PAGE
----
Once the moving party meets its initial burden, the opposing party must then set forth specific facts showing that there is some genuine issue for trial in order to defeat the motion. See Fed. R. Civ. P. 56(e); Anderson, 477 U.S. at 250. “A party opposing summary judgment may not simply question the credibility of the movant to foreclose summary judgment.” Far Out Prods., Inc. v. Oskar, 247 F.3d 986, 997 (9th Cir. 2001). “Instead, the non-moving party must go beyond the pleadings and by its own evidence set forth specific facts showing that there is a genuine issue for trial.” Id. (citations and quotations omitted). The non-moving party must produce “specific evidence, through affidavits or admissible discovery material, to show that the dispute exists.” Bhan v. NMS Hosps., Inc., 929 F.2d 1404, 1409 (9th Cir. 1991). Conclusory or speculative testimony in affidavits and moving papers is insufficient to raise a genuine issue of material fact to defeat summary judgment. Thornhill Publ'g Co., Inc. v. Gen. Tel. & Electronics Corp., 594 F.2d 730, 738 (9th Cir. 1979).

         In deciding a motion for summary judgment, a court must view the evidence in the light most favorable to the nonmoving party and draw all justifiable inferences in its favor. Anderson, 477 U.S. at 255; Hunt v. City of Los Angeles, 638 F.3d 703, 709 (9th Cir. 2011).

         II. DISCUSSION

         Following Judge Laporte's summary judgment ruling, the only remaining claims are intentional and negligent misrepresentation claims related to two loan modification offers.[2] (Summ. J. Ord. at 28-29.) On February 22, 2013, Defendant offered Plaintiff a Trial Payment Plan (“TPP”), which required that Plaintiff make three payments of $7, 640.23 beginning on April 1, 2013, and ending on June 1, 2013. (Id. at 3.) If Plaintiff successfully completed the TPP, Plaintiff would have received a principal reduction on her loan of $1, 003, 478.57. (Id.) Plaintiff did not make any payments under the February 22, 2013 TPP. (Id.) On May 15, 2013, Plaintiff received a letter from Defendant, stating that Plaintiff's loan had been removed from consideration for a National Mortgage Settlement (“NMS”) loan modification. (Id.)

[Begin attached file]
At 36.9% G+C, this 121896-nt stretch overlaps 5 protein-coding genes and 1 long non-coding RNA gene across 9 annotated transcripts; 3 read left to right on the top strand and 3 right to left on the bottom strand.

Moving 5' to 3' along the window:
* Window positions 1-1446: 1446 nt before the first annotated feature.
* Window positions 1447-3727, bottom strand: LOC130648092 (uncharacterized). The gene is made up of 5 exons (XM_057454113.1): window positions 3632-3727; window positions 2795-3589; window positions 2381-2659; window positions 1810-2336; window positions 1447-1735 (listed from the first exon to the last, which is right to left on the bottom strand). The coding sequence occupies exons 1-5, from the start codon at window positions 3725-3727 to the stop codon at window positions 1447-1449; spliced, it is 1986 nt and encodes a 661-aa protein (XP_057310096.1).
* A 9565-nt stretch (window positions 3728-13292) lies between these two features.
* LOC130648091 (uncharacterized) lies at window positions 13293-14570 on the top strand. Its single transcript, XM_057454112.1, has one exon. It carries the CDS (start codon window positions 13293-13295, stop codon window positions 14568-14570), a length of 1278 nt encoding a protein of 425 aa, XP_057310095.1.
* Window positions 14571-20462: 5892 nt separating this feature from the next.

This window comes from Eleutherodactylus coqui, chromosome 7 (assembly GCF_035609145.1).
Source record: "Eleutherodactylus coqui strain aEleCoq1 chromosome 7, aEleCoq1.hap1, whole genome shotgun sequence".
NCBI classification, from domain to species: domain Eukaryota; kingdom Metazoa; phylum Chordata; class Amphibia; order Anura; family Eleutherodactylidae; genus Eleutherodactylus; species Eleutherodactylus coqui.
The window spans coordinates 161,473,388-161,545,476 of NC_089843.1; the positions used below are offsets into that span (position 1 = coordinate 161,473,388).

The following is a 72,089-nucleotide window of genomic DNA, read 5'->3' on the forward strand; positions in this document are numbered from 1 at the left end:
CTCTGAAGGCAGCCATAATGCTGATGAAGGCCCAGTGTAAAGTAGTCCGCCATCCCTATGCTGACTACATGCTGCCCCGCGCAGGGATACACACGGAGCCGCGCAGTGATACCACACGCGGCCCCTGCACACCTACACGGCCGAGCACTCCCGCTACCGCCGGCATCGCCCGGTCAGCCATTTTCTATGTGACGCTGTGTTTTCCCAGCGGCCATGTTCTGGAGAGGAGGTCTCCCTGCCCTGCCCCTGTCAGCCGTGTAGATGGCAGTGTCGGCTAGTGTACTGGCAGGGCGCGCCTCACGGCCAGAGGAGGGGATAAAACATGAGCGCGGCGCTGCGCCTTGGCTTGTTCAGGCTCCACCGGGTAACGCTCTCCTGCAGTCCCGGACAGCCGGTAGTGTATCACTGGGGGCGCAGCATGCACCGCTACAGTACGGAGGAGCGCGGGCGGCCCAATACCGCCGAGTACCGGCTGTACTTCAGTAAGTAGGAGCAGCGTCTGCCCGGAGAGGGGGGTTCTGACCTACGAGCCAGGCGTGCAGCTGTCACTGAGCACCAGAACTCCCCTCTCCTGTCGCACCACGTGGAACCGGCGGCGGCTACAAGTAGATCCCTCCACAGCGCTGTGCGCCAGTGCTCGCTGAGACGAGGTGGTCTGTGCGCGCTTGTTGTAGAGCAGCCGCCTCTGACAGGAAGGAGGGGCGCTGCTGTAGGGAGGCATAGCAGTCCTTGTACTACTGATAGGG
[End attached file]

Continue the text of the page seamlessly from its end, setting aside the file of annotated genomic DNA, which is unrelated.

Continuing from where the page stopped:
On May 28, 2013, Plaintiff appealed the denial of the NMS loan modification. (Summ. J. Ord. at 3.) On June 4, 2013, Plaintiff was offered a second TPP, which required that Plaintiff make three payments of $6, 200 beginning on July 1, 2013, and ending on September 1, 2013. (Id.) Successful completion of the TPP would have resulted in a principal reduction of $1, 003, 475.57. (Id.) Again, Plaintiff did not make any payments under the June 4, 2013 TPP. (Id.) Plaintiff appealed the second TPP, but was informed by letter on July 25, 2013 that her appeal was closed because she had withdrawn her request for a loan modification by telephone on July 11, 2013. (Id. at 3-4.)

         Defendant now moves for summary judgment on these remaining two claims. Defendant primarily offers new evidence to argue that both loan modifications were in compliance with the NMS. (Def.'s Mot. for Summ. J. at 2-3, 5-6, 8.) Otherwise, as discussed below, many of Defendant's arguments were already raised and addressed by Judge Laporte's summary judgment order. (See Pl.'s Opp'n at 11, Dkt. No. 242.)

         A. Standing

         First, Defendant argues that Plaintiff's claims must be dismissed because she does not have standing to enforce the terms of the NMS. (Def.'s Mot. for Summ. J. at 11-12.) In the summary judgment order, ...